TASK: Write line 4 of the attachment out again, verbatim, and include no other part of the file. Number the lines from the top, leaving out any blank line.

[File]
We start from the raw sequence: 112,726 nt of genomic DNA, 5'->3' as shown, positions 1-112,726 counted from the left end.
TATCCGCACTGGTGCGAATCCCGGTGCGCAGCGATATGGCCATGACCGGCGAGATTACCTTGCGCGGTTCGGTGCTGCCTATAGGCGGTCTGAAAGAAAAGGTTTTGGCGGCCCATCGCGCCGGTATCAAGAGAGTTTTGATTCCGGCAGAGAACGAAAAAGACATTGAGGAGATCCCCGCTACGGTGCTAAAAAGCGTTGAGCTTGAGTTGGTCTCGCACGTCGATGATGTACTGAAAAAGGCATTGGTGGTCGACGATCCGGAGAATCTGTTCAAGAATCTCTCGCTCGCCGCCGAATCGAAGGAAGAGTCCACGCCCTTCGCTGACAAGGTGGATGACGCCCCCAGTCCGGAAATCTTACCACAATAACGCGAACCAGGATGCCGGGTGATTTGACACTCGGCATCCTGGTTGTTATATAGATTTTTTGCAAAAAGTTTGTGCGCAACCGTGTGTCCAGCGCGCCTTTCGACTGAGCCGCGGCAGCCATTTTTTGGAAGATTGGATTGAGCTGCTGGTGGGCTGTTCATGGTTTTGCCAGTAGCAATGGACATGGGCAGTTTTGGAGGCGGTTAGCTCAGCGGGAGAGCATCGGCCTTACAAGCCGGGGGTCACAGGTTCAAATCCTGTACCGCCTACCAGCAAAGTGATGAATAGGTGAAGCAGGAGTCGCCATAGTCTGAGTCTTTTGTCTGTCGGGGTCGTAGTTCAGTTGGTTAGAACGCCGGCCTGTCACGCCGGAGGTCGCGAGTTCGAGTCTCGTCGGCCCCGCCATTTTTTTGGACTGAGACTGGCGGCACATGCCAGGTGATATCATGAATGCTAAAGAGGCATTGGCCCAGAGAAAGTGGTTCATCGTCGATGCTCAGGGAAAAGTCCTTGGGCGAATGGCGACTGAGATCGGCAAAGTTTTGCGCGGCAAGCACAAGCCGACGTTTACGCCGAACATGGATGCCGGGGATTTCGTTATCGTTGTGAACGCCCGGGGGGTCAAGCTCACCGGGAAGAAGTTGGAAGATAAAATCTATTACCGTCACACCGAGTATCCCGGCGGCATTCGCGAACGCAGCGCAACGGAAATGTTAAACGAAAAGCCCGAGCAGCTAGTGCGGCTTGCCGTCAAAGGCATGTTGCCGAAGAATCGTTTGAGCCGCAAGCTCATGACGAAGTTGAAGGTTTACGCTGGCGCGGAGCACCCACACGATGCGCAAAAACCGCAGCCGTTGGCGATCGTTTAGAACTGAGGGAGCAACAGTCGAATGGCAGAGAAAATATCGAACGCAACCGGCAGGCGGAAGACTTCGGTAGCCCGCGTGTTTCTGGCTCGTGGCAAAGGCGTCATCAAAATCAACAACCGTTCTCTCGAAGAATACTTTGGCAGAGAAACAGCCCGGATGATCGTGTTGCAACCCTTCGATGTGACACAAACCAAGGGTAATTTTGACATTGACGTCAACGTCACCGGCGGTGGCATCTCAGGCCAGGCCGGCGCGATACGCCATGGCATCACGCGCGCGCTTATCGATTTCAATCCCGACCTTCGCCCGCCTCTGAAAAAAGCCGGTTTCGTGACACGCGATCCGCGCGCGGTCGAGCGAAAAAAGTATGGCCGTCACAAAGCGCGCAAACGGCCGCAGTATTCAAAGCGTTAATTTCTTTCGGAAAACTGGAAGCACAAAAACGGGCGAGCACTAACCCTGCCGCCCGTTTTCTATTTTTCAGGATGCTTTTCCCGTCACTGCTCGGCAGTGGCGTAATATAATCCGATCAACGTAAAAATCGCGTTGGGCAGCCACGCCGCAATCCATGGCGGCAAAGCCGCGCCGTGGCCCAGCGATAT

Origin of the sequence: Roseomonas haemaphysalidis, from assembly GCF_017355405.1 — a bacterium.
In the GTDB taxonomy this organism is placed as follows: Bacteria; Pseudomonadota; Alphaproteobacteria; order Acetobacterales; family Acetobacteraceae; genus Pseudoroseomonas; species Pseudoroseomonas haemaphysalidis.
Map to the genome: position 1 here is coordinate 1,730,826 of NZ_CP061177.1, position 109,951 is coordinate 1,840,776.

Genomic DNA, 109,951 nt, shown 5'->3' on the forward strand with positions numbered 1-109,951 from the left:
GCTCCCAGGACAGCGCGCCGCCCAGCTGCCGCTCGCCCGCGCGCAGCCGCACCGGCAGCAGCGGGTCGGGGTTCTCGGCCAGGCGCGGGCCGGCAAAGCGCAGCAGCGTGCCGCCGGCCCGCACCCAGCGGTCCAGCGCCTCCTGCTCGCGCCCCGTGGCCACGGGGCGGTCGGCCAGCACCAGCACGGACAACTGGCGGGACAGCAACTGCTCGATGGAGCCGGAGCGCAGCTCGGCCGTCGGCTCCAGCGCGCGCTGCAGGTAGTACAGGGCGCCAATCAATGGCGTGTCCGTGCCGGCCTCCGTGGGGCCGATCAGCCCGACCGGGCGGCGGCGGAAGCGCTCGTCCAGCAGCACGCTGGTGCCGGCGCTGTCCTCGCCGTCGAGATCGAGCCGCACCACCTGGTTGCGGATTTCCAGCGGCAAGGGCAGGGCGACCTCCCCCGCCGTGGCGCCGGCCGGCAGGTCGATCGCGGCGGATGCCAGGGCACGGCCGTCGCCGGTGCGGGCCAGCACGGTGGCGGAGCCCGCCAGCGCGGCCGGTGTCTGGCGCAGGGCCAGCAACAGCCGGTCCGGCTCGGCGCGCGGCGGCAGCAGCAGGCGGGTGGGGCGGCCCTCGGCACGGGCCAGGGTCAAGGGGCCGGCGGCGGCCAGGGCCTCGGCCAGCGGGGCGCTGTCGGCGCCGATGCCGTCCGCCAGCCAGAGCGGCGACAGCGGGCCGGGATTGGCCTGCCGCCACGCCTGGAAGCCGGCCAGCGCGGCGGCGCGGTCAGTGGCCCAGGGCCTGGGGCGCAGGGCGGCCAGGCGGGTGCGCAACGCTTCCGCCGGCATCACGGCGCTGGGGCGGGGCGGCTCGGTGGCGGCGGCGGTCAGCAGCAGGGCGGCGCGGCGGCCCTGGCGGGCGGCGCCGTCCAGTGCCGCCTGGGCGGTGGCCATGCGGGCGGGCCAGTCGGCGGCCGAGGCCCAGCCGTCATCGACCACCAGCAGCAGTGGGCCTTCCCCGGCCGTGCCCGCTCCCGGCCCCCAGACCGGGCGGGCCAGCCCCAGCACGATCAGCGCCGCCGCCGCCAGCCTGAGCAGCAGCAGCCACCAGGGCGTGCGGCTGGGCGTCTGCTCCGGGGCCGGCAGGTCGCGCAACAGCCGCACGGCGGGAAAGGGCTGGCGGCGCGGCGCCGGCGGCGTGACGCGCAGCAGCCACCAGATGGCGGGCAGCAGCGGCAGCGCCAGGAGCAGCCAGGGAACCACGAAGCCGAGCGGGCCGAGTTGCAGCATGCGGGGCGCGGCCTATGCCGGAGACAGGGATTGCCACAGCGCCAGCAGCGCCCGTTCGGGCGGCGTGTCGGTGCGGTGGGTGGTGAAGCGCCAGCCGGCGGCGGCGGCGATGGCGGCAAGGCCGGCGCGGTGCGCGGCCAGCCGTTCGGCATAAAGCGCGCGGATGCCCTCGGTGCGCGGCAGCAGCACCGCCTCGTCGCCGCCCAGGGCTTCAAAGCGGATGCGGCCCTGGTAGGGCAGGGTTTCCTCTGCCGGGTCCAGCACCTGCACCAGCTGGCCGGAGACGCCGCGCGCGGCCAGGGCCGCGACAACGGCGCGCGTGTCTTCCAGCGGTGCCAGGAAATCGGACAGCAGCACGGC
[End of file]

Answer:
In the GTDB taxonomy this organism is placed as follows: Bacteria; Pseudomonadota; Alphaproteobacteria; order Acetobacterales; family Acetobacteraceae; genus Pseudoroseomonas; species Pseudoroseomonas haemaphysalidis.